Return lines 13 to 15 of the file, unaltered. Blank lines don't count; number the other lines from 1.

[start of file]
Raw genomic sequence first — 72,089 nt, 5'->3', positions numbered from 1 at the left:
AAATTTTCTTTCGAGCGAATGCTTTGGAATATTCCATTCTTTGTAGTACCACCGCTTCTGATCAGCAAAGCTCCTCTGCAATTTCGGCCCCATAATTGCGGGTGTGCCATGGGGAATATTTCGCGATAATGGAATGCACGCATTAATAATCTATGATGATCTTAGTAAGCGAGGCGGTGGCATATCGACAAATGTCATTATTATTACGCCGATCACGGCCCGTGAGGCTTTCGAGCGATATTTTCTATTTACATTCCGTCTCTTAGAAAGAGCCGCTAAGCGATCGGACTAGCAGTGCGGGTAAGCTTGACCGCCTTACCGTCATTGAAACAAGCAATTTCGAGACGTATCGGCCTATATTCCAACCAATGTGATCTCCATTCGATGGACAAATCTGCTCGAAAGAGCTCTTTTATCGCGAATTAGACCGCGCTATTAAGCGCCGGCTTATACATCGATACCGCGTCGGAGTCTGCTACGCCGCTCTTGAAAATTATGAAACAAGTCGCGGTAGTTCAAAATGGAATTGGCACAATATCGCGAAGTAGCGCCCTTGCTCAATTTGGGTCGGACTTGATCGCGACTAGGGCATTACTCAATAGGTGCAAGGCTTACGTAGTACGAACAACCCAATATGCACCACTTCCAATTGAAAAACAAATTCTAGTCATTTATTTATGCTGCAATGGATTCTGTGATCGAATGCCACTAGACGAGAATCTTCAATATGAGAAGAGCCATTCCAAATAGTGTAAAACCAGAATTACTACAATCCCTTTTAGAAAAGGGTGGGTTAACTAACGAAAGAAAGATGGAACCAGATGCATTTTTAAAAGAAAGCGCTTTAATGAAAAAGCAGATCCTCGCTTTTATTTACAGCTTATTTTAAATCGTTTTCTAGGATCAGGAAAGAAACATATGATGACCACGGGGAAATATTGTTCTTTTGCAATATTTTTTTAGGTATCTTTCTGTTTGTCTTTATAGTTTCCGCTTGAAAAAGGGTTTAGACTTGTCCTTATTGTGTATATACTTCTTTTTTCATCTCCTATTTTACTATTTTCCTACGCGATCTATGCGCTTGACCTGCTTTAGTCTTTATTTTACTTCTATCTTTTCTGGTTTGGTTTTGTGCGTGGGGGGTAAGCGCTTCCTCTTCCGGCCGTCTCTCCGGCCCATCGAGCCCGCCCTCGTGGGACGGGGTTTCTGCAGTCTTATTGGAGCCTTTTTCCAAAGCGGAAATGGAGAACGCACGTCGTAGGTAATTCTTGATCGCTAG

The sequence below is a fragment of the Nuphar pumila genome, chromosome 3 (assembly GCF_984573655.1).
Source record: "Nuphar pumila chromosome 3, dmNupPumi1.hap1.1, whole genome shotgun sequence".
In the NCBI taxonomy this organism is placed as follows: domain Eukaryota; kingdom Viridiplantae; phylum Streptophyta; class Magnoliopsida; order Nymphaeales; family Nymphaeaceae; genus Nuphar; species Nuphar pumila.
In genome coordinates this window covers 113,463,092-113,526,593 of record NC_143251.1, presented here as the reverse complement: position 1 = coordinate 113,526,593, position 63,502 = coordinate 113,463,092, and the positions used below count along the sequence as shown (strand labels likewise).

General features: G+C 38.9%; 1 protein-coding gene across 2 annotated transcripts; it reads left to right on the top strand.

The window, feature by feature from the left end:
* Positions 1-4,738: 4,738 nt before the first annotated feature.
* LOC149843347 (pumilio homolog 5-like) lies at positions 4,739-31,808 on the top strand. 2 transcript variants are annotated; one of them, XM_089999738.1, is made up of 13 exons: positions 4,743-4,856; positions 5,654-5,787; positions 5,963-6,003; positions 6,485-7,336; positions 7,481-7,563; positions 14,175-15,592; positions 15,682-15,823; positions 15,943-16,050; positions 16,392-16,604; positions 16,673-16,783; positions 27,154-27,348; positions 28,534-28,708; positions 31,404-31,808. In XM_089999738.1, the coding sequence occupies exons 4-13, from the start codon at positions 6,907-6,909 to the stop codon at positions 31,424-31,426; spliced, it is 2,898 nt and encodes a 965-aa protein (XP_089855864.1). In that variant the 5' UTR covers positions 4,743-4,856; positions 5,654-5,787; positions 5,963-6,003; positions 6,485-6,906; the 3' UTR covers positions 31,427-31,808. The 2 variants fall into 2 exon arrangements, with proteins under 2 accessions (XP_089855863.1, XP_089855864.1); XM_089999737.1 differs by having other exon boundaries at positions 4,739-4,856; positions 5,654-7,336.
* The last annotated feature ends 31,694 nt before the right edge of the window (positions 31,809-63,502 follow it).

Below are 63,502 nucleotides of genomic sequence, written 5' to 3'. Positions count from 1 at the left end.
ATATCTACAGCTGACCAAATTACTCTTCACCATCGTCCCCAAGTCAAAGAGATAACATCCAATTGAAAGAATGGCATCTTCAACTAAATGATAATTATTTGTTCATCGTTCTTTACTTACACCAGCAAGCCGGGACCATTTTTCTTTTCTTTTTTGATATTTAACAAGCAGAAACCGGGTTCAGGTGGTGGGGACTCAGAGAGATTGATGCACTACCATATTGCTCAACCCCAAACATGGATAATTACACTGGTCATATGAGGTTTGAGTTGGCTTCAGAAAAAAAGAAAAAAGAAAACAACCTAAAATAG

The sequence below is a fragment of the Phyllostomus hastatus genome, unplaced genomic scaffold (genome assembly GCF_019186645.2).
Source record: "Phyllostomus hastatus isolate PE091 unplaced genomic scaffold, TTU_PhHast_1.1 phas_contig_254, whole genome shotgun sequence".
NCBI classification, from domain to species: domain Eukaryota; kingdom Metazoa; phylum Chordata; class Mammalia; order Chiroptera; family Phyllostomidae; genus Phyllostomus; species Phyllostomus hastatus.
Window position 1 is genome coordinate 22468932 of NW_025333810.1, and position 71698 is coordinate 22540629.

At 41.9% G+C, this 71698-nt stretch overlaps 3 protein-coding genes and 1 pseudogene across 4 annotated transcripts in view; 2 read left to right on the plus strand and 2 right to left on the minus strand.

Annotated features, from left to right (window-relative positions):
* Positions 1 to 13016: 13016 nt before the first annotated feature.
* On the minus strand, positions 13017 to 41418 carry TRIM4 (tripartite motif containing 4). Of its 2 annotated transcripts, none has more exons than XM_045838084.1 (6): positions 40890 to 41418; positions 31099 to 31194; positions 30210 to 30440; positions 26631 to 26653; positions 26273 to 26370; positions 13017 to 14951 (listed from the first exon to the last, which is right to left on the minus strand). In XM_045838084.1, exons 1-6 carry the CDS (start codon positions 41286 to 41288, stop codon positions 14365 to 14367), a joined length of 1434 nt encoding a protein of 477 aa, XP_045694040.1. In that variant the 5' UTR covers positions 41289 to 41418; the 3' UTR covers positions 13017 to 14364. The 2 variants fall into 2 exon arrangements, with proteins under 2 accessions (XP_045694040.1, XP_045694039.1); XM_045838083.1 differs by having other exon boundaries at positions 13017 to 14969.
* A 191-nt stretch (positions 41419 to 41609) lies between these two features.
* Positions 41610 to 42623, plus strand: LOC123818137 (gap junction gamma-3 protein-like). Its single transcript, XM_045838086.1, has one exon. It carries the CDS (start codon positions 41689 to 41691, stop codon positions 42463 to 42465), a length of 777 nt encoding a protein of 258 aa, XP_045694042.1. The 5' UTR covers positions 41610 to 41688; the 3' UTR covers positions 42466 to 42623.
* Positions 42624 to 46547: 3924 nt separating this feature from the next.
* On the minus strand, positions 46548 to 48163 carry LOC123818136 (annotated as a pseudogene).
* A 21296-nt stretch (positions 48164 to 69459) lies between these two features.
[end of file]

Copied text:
ATATCTACAGCTGACCAAATTACTCTTCACCATCGTCCCCAAGTCAAAGAGATAACATCCAATTGAAAGAATGGCATCTTCAACTAAATGATAATTATTTGTTCATCGTTCTTTACTTACACCAGCAAGCCGGGACCATTTTTCTTTTCTTTTTTGATATTTAACAAGCAGAAACCGGGTTCAGGTGGTGGGGACTCAGAGAGATTGATGCACTACCATATTGCTCAACCCCAAACATGGATAATTACACTGGTCATATGAGGTTTGAGTTGGCTTCAGAAAAAAAGAAAAAAGAAAACAACCTAAAATAG

The sequence below is a fragment of the Phyllostomus hastatus genome, unplaced genomic scaffold (genome assembly GCF_019186645.2).
Source record: "Phyllostomus hastatus isolate PE091 unplaced genomic scaffold, TTU_PhHast_1.1 phas_contig_254, whole genome shotgun sequence".